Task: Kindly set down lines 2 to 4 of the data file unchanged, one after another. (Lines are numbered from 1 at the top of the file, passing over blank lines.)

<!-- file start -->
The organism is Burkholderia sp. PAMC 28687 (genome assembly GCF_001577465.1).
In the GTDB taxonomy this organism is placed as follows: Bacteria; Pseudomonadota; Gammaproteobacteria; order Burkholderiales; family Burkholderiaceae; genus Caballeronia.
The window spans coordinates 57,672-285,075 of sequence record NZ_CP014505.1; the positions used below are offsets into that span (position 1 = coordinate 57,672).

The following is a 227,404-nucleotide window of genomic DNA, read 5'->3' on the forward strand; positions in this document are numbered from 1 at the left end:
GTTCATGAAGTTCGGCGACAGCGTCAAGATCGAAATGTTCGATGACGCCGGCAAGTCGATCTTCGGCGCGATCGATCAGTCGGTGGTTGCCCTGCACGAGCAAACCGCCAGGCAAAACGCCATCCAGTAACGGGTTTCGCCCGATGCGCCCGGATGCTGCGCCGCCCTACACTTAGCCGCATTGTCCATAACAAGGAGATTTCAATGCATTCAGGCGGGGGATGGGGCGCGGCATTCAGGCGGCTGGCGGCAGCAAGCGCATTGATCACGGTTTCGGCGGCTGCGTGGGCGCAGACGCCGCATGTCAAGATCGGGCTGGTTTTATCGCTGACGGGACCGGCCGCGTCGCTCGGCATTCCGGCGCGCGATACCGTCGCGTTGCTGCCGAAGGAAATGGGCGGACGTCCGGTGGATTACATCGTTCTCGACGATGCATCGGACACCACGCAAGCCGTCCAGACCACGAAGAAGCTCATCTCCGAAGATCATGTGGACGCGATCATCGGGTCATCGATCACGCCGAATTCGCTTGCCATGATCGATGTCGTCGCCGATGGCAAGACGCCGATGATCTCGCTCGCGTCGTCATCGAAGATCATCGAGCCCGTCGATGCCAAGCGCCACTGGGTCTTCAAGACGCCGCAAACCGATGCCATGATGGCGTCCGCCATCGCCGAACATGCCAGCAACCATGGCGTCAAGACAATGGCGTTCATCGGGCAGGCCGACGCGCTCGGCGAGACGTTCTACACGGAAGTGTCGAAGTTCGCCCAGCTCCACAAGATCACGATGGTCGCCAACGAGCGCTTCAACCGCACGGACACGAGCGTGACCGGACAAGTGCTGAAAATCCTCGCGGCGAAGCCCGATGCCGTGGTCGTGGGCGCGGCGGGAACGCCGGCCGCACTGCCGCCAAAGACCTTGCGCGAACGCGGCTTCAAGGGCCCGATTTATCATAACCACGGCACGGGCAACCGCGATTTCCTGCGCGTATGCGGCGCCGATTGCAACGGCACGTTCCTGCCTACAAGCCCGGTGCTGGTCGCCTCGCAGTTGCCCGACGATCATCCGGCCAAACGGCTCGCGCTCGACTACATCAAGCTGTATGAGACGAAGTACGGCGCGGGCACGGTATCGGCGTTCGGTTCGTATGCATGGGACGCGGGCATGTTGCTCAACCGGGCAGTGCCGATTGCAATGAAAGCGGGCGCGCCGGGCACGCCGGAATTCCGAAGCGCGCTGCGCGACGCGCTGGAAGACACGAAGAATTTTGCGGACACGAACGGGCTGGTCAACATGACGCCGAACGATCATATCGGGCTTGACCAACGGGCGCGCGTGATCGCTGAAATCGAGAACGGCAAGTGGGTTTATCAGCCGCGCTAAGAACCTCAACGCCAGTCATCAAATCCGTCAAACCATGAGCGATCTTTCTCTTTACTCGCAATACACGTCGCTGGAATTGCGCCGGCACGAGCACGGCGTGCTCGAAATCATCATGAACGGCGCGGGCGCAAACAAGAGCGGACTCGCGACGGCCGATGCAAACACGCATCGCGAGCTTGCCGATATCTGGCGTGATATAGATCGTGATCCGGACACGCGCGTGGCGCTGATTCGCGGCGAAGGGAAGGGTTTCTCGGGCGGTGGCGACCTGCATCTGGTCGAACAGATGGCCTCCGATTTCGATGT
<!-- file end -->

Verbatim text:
In the GTDB taxonomy this organism is placed as follows: Bacteria; Pseudomonadota; Gammaproteobacteria; order Burkholderiales; family Burkholderiaceae; genus Caballeronia.
The window spans coordinates 57,672-285,075 of sequence record NZ_CP014505.1; the positions used below are offsets into that span (position 1 = coordinate 57,672).

The following is a 227,404-nucleotide window of genomic DNA, read 5'->3' on the forward strand; positions in this document are numbered from 1 at the left end: